The Florida Everglades
January 24, 2014
The Florida Everglades
The Florida Everglades are located in the southern portion of the state of Florida and compromise the southern half of a large watershed. This ecosystem begins near Orlando with the Kissimmee River. This river discharges into the enormous, but shallow, Lake Okeechobee. The Everglades are shaped by water and fire and experience frequent flooding during the rainy season and drought during the dry season. The writer, Marjory Stone man Douglas, popularized the term "River of Grass", to describe the saw grass marshes.1 These marshes are part of a complex system of interdependent ecosystems that include cypress swamps, estuarine mangrove forests of the Ten Thousand Islands, tropical hardwood hammocks, pine rock land, and the marine environment of Florida Bay.2
The first human habitation in this area dates back 15,000 years. Humans have affected the biochemical cycles in this ecosystem in very specific, mostly helpful ways. Canals were constructed throughout the first half of the 20th century. The hurricanes in the area prompted engineers to re-think the plan. In 1947, Congress formed the Central and Southern Florida Flood Control Project, which built 1,400 miles of canals, levees, and water control devices. Large portions of the Everglades were transformed into farmland, with the primary crop being sugarcane.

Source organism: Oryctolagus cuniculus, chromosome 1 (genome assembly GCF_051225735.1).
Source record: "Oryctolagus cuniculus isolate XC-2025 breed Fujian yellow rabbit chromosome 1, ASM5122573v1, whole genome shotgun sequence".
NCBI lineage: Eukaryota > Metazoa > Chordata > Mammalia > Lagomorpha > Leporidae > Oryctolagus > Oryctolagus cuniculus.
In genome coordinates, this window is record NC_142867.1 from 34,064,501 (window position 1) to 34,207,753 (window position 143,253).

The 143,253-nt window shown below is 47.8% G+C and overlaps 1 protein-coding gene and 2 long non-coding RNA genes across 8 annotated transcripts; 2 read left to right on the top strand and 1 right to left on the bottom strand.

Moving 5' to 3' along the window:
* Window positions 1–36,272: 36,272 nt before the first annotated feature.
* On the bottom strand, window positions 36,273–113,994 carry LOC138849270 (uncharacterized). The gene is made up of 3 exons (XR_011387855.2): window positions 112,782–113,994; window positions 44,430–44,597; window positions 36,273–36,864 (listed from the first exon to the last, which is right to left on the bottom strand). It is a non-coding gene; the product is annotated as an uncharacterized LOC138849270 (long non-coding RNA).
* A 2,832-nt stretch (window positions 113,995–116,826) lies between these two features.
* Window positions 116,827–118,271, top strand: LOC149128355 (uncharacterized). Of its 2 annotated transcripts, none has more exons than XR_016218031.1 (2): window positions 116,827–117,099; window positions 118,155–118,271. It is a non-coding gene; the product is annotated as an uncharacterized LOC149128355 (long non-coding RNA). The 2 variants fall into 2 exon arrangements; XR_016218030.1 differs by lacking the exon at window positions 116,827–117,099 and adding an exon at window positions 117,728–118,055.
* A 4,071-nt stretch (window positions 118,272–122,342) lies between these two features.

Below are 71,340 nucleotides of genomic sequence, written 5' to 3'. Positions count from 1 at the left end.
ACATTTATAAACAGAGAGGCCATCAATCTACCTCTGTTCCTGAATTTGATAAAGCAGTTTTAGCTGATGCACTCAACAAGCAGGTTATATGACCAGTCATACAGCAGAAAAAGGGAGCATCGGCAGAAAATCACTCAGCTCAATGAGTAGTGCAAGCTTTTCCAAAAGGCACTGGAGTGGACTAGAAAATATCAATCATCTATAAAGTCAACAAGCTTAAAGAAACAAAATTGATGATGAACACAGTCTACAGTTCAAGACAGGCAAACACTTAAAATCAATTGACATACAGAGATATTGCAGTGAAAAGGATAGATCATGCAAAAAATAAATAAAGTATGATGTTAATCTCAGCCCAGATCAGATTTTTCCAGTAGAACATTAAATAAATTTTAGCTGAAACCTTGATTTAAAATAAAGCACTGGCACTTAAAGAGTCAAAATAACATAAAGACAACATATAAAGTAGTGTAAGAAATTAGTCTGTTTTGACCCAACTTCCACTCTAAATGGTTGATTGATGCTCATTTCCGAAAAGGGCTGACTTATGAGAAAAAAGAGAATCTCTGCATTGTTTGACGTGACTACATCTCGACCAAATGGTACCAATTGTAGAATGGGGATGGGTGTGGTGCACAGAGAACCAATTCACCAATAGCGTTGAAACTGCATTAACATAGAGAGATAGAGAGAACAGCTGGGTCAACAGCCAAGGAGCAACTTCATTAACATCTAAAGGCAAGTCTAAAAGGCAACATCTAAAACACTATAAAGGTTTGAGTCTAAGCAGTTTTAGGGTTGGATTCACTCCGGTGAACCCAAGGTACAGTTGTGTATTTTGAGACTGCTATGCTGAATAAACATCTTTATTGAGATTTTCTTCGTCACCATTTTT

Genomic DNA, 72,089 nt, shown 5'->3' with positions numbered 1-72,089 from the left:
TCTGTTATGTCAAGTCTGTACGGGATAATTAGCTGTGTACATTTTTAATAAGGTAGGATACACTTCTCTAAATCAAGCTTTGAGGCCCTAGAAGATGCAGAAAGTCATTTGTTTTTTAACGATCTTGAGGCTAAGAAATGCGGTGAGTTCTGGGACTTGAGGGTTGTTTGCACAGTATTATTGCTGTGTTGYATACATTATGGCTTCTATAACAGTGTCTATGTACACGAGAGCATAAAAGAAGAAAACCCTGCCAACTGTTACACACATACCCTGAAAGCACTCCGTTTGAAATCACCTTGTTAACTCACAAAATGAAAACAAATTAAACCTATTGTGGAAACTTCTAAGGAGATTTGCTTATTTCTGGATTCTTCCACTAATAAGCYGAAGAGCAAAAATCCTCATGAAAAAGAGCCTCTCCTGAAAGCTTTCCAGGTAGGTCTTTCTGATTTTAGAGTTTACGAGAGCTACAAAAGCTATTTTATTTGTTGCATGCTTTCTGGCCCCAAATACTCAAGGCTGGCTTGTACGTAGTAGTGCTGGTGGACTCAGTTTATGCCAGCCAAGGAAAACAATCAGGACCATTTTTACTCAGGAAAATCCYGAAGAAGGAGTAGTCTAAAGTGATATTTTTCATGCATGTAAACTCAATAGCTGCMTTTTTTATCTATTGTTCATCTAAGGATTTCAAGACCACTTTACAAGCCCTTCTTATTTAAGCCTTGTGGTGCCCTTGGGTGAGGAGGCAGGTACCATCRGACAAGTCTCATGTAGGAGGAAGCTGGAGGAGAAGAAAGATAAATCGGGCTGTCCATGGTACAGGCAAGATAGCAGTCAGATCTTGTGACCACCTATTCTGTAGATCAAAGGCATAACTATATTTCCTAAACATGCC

The knowledge of the Florida Everglades ecosystem's structure and function helped to develop plans for its management and restoration. In the 1970's, national and international attention was given to this ecosystem. Restoration officially began in the 1980's with the removal of a canal that straightened the Kissimmee River. The water quality of Lake Okeechobee became the major concern during this restoration. The other major concern was to maintain the environment of the area. In 2000, a plan was approved by congress for the most expensive...
References: Everglades Restoration. (May 23, 2012). Retrieved from http://www.dep.state.fl.us/secretary/everglades/
Everglades. (2014). Retrieved from http://www.nwf.org/Wildlife/Wild-Places/Everglades.aspx
Natural Features and Ecosystems. (January 03, 2014). Retrieved from http://www.nps.gov/ever/naturescience/naturalfeaturesandecosystems.htm
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